According to Sports and APEC Minister Justin Tkatchenko, the sports ministry has presented K5 million to the preparation for 7th PNG Games in Kimbe which the PNG Games Committee had collected two weeks ago .“Due to complaints of delay in construction, this funds will help them for the new mini stadium and also assist them to upgrade their facilities and building new sporting facilities for the Games in November,” says Tkatchencko.“The money is from the K60 million of the Pacific Games Authority savings where K20 million was used for upgrading facilities for the FIFA and OFC football matches while K5 million was given to the PNG Games Committee for the PNG Games in Kimbe,” Tkatchenko added.Adding that the West New Britain Governor Sasindran Muthuvel also pumped in K50 million from the provincial budget alone to facilitate and host the event.The funds will be used to upgrade school facilities as most schools in the area will be accommodating provincial teams and athletes.The WNB Host Organizing Committee is working to meet deadline as they are coordinate all preparation and works set before officially opening of the PNG Games on November 26.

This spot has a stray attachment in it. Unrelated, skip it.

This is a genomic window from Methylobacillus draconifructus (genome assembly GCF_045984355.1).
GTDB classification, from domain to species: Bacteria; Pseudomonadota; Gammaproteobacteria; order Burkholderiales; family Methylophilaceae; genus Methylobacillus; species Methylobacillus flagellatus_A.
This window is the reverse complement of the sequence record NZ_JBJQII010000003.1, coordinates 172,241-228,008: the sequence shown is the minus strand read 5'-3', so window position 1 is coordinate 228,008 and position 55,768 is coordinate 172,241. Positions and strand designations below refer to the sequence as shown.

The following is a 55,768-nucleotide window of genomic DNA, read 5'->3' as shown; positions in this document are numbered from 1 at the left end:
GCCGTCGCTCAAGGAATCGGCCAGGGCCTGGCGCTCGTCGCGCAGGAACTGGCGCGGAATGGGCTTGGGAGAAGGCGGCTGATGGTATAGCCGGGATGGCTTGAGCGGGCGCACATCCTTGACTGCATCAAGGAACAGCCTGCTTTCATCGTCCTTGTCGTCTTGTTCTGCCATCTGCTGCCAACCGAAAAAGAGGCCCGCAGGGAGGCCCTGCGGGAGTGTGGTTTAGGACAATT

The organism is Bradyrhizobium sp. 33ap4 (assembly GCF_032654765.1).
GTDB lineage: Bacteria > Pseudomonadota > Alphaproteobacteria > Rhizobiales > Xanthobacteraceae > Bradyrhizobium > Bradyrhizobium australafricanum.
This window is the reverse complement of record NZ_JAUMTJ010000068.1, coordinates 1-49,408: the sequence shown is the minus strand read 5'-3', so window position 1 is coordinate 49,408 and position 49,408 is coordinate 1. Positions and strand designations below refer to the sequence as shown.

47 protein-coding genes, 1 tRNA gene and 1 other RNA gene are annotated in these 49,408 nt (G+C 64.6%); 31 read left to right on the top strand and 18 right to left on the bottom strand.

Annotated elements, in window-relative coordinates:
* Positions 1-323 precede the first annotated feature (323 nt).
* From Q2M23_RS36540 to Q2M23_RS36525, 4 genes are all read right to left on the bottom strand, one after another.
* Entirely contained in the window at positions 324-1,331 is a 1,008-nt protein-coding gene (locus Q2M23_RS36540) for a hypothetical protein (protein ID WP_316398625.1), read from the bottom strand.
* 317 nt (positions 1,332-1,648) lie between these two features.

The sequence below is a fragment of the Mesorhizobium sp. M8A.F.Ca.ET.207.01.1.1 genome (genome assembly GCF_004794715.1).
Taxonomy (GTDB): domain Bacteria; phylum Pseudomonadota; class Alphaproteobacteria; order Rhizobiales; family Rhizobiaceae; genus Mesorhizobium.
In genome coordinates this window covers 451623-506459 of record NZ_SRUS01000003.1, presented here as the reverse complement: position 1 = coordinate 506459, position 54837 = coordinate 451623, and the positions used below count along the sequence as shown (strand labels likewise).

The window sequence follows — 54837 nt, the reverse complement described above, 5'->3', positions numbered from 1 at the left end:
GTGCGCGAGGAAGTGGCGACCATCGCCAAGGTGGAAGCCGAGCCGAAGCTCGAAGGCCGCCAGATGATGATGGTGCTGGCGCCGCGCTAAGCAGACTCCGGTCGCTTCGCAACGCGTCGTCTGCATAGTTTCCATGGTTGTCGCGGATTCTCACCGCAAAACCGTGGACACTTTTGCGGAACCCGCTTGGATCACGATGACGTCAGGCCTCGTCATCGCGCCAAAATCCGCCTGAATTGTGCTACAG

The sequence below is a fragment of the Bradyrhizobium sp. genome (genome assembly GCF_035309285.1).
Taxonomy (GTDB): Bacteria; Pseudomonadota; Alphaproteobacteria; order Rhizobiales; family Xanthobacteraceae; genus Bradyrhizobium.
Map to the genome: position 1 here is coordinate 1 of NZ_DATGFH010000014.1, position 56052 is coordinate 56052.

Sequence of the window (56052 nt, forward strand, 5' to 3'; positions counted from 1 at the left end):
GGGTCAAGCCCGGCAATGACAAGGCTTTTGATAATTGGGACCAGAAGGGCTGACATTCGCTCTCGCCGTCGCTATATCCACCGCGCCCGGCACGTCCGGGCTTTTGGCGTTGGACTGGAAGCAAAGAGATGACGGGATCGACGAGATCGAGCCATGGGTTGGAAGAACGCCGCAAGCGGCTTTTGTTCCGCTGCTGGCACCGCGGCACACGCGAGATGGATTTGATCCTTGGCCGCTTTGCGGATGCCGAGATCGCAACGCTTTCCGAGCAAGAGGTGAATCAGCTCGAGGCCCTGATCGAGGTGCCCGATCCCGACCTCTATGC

160Want local news?Sign up for the Localist and stay informed Something went wrong. Please try again.subscribeCongratulations! You’re all set! SAN FRANCISCO – Netflix Inc. on Wednesday posted the highest first-quarter profit in its eight-year history, but the online DVD rental pioneer’s performance flopped on Wall Street. Investors turned their thumbs down largely because Netflix had trouble attracting and retaining subscribers amid stiffer competition from Blockbuster Inc. during the first three months of the year. To make matters worse, Netflix management warned its service may continue to be upstaged by Blockbuster through the remainder of the year. As a result, Netflix expects to finish 2007 with 600,000 to 700,000 fewer customers than the Los Gatos-based company had projected when the year began. Those dreary developments overshadowed Netflix’s first-quarter profit of $9.9 million, or 14 cents per share, during the first three months of the year. That more than doubled from net income of $4.4 million, or 7 cents per share, at the same time last year. Revenue rose 36 percent from last year to $305.3 million. The earnings fell 2 cents below the average estimate among analysts surveyed by Thomson Financial, one of the reasons that Netflix Chief Financial Officer Barry McCarthy described the showing as the most disappointing quarter since the company went public in May 2002. McCarthy expressed his dismay during a Wednesday conference call. The letdown punished Netflix’s stock, which plunged $2.26, or 9.4 percent, to close Wednesday at $21.70 on the Nasdaq Stock Market. Netflix tried to bolster its shares by announcing plans to buy back $100 million worth of stock through the rest of the year. This is hardly the first time that investors have gotten queasy about Netflix’s prospects. Similar doubts arose in 2003 when Wal-Mart Stores Inc. entered the online DVD industry, a threat that evaporated last year when the world’s largest retailer handed off its subscribers to Netflix.